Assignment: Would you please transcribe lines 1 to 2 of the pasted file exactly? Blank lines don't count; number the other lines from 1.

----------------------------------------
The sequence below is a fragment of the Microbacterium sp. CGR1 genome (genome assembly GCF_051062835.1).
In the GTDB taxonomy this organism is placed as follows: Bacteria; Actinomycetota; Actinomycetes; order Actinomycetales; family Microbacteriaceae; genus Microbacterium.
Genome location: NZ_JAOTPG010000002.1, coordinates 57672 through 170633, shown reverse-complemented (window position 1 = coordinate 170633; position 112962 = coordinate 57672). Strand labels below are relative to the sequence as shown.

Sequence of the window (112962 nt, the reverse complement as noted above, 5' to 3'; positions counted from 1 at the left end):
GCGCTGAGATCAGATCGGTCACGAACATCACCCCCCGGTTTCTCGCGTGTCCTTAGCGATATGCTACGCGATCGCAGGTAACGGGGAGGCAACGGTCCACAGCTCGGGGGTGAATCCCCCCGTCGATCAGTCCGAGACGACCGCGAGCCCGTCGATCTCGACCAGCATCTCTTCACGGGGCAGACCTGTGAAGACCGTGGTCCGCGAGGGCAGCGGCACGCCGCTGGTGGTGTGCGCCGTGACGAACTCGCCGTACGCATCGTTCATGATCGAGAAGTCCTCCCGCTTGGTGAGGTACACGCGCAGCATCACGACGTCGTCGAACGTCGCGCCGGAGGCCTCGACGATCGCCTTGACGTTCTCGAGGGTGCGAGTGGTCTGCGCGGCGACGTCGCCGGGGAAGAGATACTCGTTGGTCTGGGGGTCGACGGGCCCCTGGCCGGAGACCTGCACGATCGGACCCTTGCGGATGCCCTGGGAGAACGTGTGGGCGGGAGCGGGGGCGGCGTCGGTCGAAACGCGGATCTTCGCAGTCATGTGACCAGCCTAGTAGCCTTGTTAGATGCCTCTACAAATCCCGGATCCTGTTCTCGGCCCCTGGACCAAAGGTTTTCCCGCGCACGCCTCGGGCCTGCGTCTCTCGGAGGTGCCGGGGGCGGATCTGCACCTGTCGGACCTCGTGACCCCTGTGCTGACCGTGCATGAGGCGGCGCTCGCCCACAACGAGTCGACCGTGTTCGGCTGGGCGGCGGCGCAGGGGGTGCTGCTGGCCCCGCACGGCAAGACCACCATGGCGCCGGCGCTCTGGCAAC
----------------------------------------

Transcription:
The sequence below is a fragment of the Microbacterium sp. CGR1 genome (genome assembly GCF_051062835.1).
In the GTDB taxonomy this organism is placed as follows: Bacteria; Actinomycetota; Actinomycetes; order Actinomycetales; family Microbacteriaceae; genus Microbacterium.